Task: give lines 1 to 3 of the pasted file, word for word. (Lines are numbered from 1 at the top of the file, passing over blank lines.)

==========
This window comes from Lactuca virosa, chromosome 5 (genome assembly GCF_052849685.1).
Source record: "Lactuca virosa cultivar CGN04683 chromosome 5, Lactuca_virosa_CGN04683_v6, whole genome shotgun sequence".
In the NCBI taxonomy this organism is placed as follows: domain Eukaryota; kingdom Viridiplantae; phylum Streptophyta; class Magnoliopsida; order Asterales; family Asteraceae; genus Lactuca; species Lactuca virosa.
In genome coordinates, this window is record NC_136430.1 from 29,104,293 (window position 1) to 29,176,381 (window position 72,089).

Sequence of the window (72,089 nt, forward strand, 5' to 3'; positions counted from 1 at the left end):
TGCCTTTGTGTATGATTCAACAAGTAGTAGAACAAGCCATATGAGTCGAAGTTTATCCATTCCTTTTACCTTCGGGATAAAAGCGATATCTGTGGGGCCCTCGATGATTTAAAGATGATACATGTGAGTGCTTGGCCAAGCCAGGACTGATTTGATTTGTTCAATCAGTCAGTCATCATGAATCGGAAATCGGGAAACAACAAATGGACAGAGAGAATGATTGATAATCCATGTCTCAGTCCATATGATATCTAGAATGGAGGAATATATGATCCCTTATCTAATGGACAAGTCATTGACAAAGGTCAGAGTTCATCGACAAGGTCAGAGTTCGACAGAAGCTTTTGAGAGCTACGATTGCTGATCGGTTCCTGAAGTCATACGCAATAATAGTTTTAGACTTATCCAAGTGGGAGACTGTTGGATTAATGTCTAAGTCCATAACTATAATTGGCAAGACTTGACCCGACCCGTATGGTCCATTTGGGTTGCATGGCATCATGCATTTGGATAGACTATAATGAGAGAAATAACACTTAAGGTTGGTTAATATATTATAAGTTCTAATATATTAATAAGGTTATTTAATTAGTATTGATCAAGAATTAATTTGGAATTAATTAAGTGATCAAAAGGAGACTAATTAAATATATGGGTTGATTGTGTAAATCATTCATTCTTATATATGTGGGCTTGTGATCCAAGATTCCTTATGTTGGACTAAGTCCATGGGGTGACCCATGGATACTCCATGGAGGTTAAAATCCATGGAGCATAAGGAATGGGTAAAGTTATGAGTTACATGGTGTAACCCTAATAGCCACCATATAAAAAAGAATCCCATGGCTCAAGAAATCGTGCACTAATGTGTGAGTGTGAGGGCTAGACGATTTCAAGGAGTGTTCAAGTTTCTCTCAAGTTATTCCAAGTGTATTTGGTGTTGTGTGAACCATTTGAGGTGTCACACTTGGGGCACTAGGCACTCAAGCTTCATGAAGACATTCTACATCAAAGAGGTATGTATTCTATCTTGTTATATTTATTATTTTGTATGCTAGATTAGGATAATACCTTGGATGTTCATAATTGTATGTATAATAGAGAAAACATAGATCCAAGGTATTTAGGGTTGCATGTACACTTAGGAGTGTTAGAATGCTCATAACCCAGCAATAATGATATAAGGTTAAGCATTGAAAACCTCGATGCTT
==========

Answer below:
This window comes from Lactuca virosa, chromosome 5 (genome assembly GCF_052849685.1).
Source record: "Lactuca virosa cultivar CGN04683 chromosome 5, Lactuca_virosa_CGN04683_v6, whole genome shotgun sequence".
In the NCBI taxonomy this organism is placed as follows: domain Eukaryota; kingdom Viridiplantae; phylum Streptophyta; class Magnoliopsida; order Asterales; family Asteraceae; genus Lactuca; species Lactuca virosa.